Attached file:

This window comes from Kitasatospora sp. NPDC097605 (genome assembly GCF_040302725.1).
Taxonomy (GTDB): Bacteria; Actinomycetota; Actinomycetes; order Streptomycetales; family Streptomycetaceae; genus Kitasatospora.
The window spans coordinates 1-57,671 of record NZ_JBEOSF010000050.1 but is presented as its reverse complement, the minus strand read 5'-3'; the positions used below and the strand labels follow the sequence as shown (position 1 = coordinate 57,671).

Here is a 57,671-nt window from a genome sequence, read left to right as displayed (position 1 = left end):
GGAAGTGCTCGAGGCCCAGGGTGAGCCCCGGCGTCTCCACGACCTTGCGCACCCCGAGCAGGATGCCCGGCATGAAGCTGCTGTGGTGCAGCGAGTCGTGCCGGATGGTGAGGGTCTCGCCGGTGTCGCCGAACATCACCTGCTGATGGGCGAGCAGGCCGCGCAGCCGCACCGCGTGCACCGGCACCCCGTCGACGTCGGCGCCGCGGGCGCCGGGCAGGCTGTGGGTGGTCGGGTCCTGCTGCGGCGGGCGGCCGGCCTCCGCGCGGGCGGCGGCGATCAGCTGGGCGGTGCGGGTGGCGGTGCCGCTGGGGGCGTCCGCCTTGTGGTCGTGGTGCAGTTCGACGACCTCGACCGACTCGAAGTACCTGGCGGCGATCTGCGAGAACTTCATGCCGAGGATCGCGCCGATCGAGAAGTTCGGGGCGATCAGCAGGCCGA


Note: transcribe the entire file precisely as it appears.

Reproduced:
This window comes from Kitasatospora sp. NPDC097605 (genome assembly GCF_040302725.1).
Taxonomy (GTDB): Bacteria; Actinomycetota; Actinomycetes; order Streptomycetales; family Streptomycetaceae; genus Kitasatospora.
The window spans coordinates 1-57,671 of record NZ_JBEOSF010000050.1 but is presented as its reverse complement, the minus strand read 5'-3'; the positions used below and the strand labels follow the sequence as shown (position 1 = coordinate 57,671).

Here is a 57,671-nt window from a genome sequence, read left to right as displayed (position 1 = left end):
GGAAGTGCTCGAGGCCCAGGGTGAGCCCCGGCGTCTCCACGACCTTGCGCACCCCGAGCAGGATGCCCGGCATGAAGCTGCTGTGGTGCAGCGAGTCGTGCCGGATGGTGAGGGTCTCGCCGGTGTCGCCGAACATCACCTGCTGATGGGCGAGCAGGCCGCGCAGCCGCACCGCGTGCACCGGCACCCCGTCGACGTCGGCGCCGCGGGCGCCGGGCAGGCTGTGGGTGGTCGGGTCCTGCTGCGGCGGGCGGCCGGCCTCCGCGCGGGCGGCGGCGATCAGCTGGGCGGTGCGGGTGGCGGTGCCGCTGGGGGCGTCCGCCTTGTGGTCGTGGTGCAGTTCGACGACCTCGACCGACTCGAAGTACCTGGCGGCGATCTGCGAGAACTTCATGCCGAGGATCGCGCCGATCGAGAAGTTCGGGGCGATCAGCAGGCCGA